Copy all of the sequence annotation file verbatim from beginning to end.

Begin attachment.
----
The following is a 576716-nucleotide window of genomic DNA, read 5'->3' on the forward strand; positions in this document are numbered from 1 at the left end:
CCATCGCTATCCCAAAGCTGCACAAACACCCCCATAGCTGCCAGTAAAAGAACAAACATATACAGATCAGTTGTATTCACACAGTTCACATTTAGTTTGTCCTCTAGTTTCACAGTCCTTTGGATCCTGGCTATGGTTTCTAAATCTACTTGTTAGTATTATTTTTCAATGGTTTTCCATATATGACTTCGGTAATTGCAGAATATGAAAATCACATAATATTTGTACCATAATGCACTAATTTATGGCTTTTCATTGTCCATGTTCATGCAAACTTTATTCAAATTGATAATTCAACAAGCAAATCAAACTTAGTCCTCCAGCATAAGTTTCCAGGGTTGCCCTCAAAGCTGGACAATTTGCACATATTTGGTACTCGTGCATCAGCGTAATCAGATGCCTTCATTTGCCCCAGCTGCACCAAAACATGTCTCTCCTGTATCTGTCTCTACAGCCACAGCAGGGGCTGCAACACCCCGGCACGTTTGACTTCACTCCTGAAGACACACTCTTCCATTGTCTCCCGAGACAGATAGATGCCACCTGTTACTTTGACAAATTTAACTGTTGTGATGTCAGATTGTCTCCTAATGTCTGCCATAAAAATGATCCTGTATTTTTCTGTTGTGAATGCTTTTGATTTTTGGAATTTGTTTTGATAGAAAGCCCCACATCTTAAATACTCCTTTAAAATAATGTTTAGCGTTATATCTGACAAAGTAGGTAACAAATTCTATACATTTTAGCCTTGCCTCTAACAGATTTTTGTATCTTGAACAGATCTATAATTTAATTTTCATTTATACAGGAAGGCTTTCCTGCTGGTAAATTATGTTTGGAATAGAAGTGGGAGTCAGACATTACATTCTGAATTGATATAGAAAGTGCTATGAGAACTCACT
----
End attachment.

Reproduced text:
The following is a 576716-nucleotide window of genomic DNA, read 5'->3' on the forward strand; positions in this document are numbered from 1 at the left end:
CCATCGCTATCCCAAAGCTGCACAAACACCCCCATAGCTGCCAGTAAAAGAACAAACATATACAGATCAGTTGTATTCACACAGTTCACATTTAGTTTGTCCTCTAGTTTCACAGTCCTTTGGATCCTGGCTATGGTTTCTAAATCTACTTGTTAGTATTATTTTTCAATGGTTTTCCATATATGACTTCGGTAATTGCAGAATATGAAAATCACATAATATTTGTACCATAATGCACTAATTTATGGCTTTTCATTGTCCATGTTCATGCAAACTTTATTCAAATTGATAATTCAACAAGCAAATCAAACTTAGTCCTCCAGCATAAGTTTCCAGGGTTGCCCTCAAAGCTGGACAATTTGCACATATTTGGTACTCGTGCATCAGCGTAATCAGATGCCTTCATTTGCCCCAGCTGCACCAAAACATGTCTCTCCTGTATCTGTCTCTACAGCCACAGCAGGGGCTGCAACACCCCGGCACGTTTGACTTCACTCCTGAAGACACACTCTTCCATTGTCTCCCGAGACAGATAGATGCCACCTGTTACTTTGACAAATTTAACTGTTGTGATGTCAGATTGTCTCCTAATGTCTGCCATAAAAATGATCCTGTATTTTTCTGTTGTGAATGCTTTTGATTTTTGGAATTTGTTTTGATAGAAAGCCCCACATCTTAAATACTCCTTTAAAATAATGTTTAGCGTTATATCTGACAAAGTAGGTAACAAATTCTATACATTTTAGCCTTGCCTCTAACAGATTTTTGTATCTTGAACAGATCTATAATTTAATTTTCATTTATACAGGAAGGCTTTCCTGCTGGTAAATTATGTTTGGAATAGAAGTGGGAGTCAGACATTACATTCTGAATTGATATAGAAAGTGCTATGAGAACTCACT